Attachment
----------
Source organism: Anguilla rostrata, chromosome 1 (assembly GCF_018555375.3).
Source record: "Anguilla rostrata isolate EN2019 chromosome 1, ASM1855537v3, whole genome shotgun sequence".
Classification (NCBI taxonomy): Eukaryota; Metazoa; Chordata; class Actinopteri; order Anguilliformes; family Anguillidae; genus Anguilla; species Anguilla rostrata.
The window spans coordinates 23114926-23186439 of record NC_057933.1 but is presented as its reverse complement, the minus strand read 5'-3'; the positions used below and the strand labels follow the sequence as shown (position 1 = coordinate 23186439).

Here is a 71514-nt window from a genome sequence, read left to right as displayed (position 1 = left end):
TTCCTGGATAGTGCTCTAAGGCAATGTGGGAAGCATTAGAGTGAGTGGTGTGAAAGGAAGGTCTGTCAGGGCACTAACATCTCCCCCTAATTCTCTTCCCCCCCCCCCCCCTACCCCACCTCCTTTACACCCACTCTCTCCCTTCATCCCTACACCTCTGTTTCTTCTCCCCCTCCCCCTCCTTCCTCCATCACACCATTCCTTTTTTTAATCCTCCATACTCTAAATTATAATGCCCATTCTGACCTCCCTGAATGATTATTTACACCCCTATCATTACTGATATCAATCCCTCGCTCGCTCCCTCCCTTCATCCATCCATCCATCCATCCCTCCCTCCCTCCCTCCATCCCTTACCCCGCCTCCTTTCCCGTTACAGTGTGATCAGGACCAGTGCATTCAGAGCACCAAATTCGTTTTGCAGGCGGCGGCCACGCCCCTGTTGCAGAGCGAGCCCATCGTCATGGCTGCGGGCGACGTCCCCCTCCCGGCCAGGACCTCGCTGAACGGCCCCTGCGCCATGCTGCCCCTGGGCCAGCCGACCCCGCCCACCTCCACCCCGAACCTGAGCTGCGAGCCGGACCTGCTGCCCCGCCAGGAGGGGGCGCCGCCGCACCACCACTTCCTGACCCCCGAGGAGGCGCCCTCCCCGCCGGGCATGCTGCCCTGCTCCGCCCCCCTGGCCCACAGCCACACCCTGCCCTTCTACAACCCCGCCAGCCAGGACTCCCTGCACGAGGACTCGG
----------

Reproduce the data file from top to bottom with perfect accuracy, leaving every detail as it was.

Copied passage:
Source organism: Anguilla rostrata, chromosome 1 (assembly GCF_018555375.3).
Source record: "Anguilla rostrata isolate EN2019 chromosome 1, ASM1855537v3, whole genome shotgun sequence".
Classification (NCBI taxonomy): Eukaryota; Metazoa; Chordata; class Actinopteri; order Anguilliformes; family Anguillidae; genus Anguilla; species Anguilla rostrata.
The window spans coordinates 23114926-23186439 of record NC_057933.1 but is presented as its reverse complement, the minus strand read 5'-3'; the positions used below and the strand labels follow the sequence as shown (position 1 = coordinate 23186439).

Here is a 71514-nt window from a genome sequence, read left to right as displayed (position 1 = left end):
TTCCTGGATAGTGCTCTAAGGCAATGTGGGAAGCATTAGAGTGAGTGGTGTGAAAGGAAGGTCTGTCAGGGCACTAACATCTCCCCCTAATTCTCTTCCCCCCCCCCCCCCTACCCCACCTCCTTTACACCCACTCTCTCCCTTCATCCCTACACCTCTGTTTCTTCTCCCCCTCCCCCTCCTTCCTCCATCACACCATTCCTTTTTTTAATCCTCCATACTCTAAATTATAATGCCCATTCTGACCTCCCTGAATGATTATTTACACCCCTATCATTACTGATATCAATCCCTCGCTCGCTCCCTCCCTTCATCCATCCATCCATCCATCCCTCCCTCCCTCCCTCCATCCCTTACCCCGCCTCCTTTCCCGTTACAGTGTGATCAGGACCAGTGCATTCAGAGCACCAAATTCGTTTTGCAGGCGGCGGCCACGCCCCTGTTGCAGAGCGAGCCCATCGTCATGGCTGCGGGCGACGTCCCCCTCCCGGCCAGGACCTCGCTGAACGGCCCCTGCGCCATGCTGCCCCTGGGCCAGCCGACCCCGCCCACCTCCACCCCGAACCTGAGCTGCGAGCCGGACCTGCTGCCCCGCCAGGAGGGGGCGCCGCCGCACCACCACTTCCTGACCCCCGAGGAGGCGCCCTCCCCGCCGGGCATGCTGCCCTGCTCCGCCCCCCTGGCCCACAGCCACACCCTGCCCTTCTACAACCCCGCCAGCCAGGACTCCCTGCACGAGGACTCGG